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Design: Renzo Piano Goes Green

Tim Griffith

Photo: Tim Griffith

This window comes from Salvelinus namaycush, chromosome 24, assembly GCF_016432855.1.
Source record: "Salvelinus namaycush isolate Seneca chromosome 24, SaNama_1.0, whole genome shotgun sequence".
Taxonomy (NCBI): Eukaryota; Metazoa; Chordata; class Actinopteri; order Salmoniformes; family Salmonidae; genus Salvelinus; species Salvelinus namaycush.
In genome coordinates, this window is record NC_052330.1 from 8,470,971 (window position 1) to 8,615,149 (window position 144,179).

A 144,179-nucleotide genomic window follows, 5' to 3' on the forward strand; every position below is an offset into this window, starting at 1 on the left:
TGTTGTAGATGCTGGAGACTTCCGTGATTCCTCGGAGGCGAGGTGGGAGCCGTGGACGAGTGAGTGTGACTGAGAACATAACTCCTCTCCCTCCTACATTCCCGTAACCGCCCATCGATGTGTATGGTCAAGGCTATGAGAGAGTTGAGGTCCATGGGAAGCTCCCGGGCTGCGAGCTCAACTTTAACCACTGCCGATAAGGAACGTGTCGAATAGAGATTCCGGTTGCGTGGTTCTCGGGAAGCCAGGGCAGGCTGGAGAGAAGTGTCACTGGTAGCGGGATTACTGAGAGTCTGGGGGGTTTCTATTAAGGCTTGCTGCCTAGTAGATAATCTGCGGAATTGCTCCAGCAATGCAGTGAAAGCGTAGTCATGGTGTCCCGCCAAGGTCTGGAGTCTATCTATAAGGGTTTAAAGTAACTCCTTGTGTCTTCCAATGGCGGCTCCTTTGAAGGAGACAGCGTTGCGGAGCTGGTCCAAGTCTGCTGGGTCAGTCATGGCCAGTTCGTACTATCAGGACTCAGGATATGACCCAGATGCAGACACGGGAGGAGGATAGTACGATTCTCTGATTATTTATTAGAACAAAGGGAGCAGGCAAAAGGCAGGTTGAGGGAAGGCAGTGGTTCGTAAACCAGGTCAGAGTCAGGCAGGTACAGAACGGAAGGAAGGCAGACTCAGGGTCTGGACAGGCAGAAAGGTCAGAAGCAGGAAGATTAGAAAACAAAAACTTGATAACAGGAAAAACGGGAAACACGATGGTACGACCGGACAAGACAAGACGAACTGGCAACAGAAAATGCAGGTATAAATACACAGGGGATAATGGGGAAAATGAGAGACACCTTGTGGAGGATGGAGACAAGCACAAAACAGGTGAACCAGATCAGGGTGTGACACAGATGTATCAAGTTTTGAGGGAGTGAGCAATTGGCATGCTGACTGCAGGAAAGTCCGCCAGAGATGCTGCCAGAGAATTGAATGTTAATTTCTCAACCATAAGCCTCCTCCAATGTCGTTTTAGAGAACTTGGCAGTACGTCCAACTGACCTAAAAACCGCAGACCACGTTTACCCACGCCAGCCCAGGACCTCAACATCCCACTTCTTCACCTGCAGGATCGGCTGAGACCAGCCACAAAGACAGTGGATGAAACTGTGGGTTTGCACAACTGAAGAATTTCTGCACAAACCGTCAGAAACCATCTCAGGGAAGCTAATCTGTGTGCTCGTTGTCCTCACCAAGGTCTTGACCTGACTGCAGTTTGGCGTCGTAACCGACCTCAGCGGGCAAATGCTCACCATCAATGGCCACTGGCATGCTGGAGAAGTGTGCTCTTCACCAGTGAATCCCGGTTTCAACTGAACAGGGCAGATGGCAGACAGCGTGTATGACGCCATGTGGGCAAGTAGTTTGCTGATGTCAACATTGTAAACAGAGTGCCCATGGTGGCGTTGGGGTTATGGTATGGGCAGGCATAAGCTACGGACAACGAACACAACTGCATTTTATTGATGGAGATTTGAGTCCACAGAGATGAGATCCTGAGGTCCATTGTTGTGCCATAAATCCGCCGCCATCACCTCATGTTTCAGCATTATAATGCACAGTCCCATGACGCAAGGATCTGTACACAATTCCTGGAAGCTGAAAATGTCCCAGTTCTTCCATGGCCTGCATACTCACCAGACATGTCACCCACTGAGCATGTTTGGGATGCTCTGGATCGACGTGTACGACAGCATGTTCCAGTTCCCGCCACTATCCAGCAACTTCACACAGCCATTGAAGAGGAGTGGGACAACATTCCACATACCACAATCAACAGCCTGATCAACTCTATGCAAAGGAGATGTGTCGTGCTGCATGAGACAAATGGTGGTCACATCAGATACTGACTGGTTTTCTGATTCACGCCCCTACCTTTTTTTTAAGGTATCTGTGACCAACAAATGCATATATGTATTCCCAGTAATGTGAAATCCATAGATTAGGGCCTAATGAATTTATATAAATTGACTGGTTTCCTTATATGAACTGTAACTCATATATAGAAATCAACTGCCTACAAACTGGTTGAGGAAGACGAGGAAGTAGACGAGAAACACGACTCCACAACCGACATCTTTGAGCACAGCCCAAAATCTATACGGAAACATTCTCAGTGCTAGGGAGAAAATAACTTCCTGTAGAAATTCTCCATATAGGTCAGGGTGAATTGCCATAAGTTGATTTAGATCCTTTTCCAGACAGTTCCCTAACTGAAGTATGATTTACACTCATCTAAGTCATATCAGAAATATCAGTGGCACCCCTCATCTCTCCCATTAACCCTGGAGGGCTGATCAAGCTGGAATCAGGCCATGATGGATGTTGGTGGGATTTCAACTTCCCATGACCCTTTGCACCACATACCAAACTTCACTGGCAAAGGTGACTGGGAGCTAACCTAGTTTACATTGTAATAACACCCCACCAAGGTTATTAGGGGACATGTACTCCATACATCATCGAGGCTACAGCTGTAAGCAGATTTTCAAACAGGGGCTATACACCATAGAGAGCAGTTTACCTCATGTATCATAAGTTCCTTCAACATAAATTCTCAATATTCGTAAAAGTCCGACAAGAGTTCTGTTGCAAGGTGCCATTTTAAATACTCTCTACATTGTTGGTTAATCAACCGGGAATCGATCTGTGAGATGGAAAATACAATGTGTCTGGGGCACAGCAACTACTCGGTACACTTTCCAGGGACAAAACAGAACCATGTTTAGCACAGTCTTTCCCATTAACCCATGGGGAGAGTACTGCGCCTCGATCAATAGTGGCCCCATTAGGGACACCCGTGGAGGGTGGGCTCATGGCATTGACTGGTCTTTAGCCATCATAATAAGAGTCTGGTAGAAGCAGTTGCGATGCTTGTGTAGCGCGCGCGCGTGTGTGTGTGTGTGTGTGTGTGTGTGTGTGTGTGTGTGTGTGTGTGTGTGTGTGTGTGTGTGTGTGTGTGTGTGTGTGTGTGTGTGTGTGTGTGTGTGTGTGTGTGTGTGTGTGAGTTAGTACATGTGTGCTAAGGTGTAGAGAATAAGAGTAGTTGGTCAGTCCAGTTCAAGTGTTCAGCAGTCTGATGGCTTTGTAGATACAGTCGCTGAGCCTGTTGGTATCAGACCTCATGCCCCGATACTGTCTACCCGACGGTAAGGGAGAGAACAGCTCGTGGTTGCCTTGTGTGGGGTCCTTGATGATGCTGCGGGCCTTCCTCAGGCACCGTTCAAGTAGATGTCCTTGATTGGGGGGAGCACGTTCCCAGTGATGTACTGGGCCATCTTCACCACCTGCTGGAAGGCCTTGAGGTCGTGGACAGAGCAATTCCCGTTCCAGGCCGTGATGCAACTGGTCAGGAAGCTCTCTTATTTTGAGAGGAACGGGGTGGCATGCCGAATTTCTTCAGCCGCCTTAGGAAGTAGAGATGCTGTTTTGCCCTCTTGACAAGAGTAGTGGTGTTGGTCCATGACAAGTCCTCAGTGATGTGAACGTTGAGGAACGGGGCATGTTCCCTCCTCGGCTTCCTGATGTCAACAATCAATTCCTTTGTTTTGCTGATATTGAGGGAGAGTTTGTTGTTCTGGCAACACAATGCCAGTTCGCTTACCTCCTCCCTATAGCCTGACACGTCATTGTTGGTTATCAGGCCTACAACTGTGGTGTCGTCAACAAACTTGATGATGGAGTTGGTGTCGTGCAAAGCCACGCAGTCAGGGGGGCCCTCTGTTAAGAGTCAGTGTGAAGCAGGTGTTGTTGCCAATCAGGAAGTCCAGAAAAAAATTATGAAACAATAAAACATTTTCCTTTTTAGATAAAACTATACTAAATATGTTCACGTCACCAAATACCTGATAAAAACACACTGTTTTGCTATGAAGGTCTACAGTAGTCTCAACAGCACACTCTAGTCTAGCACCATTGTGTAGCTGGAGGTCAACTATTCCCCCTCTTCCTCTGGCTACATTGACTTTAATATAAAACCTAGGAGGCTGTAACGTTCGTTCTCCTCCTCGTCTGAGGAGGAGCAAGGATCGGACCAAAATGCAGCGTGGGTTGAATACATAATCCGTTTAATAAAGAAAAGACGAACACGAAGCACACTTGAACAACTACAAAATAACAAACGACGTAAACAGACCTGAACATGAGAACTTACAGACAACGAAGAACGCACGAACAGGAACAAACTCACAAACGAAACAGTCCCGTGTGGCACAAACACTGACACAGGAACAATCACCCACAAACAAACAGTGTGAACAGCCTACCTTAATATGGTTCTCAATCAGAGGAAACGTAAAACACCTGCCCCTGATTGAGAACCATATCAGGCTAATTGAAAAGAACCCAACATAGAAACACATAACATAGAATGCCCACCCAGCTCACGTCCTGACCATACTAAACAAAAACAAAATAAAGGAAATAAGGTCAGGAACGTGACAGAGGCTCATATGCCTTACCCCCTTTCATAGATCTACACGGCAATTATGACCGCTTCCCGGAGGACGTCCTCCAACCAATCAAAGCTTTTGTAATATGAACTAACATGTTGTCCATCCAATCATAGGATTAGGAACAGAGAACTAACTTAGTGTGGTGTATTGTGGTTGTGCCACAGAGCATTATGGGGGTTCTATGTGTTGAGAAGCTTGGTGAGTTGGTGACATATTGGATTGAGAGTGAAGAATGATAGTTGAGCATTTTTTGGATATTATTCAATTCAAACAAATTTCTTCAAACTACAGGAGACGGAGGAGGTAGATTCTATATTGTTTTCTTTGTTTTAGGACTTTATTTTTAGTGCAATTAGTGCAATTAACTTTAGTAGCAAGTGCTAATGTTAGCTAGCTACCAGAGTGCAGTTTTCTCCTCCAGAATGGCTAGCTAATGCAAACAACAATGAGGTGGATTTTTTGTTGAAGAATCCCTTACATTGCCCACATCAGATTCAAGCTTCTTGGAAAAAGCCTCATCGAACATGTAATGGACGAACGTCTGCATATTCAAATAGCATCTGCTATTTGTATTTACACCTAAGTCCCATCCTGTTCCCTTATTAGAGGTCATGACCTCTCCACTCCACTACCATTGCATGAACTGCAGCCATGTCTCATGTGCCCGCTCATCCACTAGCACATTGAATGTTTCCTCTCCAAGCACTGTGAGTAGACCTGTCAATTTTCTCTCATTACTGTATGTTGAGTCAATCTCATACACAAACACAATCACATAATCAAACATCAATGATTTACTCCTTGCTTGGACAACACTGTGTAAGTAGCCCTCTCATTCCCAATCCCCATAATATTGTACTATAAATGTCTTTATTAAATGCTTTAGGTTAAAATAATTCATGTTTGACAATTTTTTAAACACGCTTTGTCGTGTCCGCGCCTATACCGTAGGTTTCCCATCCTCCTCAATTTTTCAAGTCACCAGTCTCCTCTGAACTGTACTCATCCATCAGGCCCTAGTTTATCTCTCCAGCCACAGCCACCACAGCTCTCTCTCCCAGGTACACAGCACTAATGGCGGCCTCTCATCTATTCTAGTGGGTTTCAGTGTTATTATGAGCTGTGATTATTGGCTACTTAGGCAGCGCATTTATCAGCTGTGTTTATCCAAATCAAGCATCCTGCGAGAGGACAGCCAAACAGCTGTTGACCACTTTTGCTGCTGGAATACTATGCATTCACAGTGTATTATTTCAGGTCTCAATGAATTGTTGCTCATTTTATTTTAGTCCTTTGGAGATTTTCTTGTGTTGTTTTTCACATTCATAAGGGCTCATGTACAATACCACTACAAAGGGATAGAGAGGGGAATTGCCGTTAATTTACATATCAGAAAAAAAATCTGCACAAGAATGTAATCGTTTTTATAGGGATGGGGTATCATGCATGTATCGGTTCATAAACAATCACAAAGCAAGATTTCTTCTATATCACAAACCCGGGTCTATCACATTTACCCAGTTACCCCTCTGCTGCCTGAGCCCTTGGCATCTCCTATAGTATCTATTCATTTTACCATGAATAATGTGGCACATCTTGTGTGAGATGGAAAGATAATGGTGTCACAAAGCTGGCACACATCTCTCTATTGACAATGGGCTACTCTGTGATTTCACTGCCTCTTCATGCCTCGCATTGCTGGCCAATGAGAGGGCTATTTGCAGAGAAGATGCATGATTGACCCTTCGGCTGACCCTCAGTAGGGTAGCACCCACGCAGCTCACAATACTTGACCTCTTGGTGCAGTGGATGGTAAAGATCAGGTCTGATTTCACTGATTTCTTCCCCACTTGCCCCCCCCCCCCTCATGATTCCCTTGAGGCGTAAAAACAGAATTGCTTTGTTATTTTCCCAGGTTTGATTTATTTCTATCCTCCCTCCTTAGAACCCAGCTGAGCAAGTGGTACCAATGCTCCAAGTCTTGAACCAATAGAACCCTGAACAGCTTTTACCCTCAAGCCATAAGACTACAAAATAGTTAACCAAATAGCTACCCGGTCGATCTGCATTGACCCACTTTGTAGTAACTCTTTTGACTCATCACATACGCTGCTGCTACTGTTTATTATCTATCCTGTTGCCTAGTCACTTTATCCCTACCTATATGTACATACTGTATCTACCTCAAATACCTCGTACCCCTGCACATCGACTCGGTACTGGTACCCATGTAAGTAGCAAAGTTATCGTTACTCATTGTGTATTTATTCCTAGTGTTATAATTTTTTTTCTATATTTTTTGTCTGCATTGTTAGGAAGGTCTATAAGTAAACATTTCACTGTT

The Just-opened California Academy of Sciences (55 Music Concourse Dr.; 415/379-8000; calacademy.org ), in San Francisco’s Golden Gate Park, extends green, sustainable architecture in unprecedented ways. Pritzker laureate Renzo Piano’s airy, luminous building replaces the original 150-year-old San Francisco institution, damaged in the 1989 earthquake, but preserves an original Neoclassical limestone façade from the beloved African Hall (where South African penguins now cavort) within a sleek glass-and-concrete building. The innovative plan combines energy-efficient technology—a “living roof” of native California plants provides the building with natural insulation and prevents 3 million gallons of rainwater runoff annually—with state-of-the-art exhibitions. The largest of the seven undulating “hills” on the roof form the skylight-studded tops of two 90-foot domes. One houses the biggest all-digital planetarium in the world, which employs real-time data from NASA to show spectators cosmic events as they take place in space. Under the other, visitors explore rain-forest habitats, from the canopy (butterflies, macaws, and fruit bats) down to ponds filled with fish (piranhas and electric eels) from the Amazon. The watery world is a centerpiece of the Academy’s Steinhart Aquarium, which now contains a wave-shaped tank wall filled with exotic sea creatures. Piano has also recast other elements of the original Academy, including coffered ceilings and the former aquarium’s Doric colonnade—seamlessly integrating the museum’s past and its earth-friendly future.

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